Disaster Recovery Accelerated with 'Virtualize Me'
Monday, September 24, 2012
Guest post by Commvault
It's that time of year again. Hurricanes continue to churn in the Gulf of Mexico – threatening to blast another big city U.S. city. Wildfires blaze out of control on the west coast and in Colorado. Meanwhile, typhoon season in the Far East is peaking for another year. And we seem to be seeing even more frequent incidences of earthquakes – you can even look it up on the USGS website. These disasters certainly make you pause for a second and ask a few basic questions about preparedness. Does your business have a plan in case the unthinkable does occur? How do you manage through it and recover quickly? These are all critical questions to be asking.
So it is timely to cover the topic of disaster recovery as it is certainly top of mind for many businesses and IT organizations. There are already many good and comprehensive overviews for why DR is important, how to go about planning and implementing and overall DR solution. I don't want to bore you with yet another step by step methodology.
Instead I'd like to introduce you an extremely cool capability built into Commvault Simpana software that dramatically simplifies the process of running DR operations we call 'Virtualize Me.' This capability was a hit at VMworld 2012 San Francisco.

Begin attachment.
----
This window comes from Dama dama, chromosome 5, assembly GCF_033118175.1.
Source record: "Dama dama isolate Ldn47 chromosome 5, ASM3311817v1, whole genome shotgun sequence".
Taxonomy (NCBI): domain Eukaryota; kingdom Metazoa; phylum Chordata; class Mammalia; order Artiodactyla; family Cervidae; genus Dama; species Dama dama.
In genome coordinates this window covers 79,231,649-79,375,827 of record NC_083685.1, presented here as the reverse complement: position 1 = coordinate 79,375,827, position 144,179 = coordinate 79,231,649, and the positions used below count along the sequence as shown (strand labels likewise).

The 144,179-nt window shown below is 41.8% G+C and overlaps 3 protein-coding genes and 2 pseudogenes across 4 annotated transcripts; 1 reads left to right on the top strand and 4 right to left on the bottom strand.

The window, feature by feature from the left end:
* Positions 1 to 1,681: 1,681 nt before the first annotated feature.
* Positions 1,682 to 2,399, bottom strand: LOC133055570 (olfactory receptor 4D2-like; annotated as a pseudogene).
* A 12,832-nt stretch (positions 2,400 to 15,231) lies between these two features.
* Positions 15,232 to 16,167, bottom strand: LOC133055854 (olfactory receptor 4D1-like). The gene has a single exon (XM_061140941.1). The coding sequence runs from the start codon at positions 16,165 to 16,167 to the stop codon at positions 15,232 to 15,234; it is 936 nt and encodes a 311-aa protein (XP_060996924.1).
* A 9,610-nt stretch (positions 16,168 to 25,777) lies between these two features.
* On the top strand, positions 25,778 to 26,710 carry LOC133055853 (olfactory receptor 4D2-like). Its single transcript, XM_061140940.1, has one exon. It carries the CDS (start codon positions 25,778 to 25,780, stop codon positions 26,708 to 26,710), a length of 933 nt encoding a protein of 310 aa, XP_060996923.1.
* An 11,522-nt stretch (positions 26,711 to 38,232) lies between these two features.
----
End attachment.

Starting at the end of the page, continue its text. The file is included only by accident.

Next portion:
As the name indicates, the heart of 'Virtualize Me' is the ability to run an automated physical-to-virtual (P2V) conversion starting from a system state backup copy as the source and leveraging any instance VMware vSphere at the DR site. At a high level, running 'Virtualize Me' for Disaster Recovery operations and test is essentially a two-step process:
- Create a system state backup copy with Commvault Simpana 1-Touch: The 1-Touch process generates a backup image file in an .iso format that captures all data on the servers and storage being protected, including OS, drivers, etc.
- Run 'Virtualize Me': This process starts with the .iso image created from 1-Touch. Then leveraging deep integration with VMware vCenter, new VMs are automatically provisioned, created and powered on. The data from the bare metal copy is use to automatically populate the new VMs with OS, application and user data.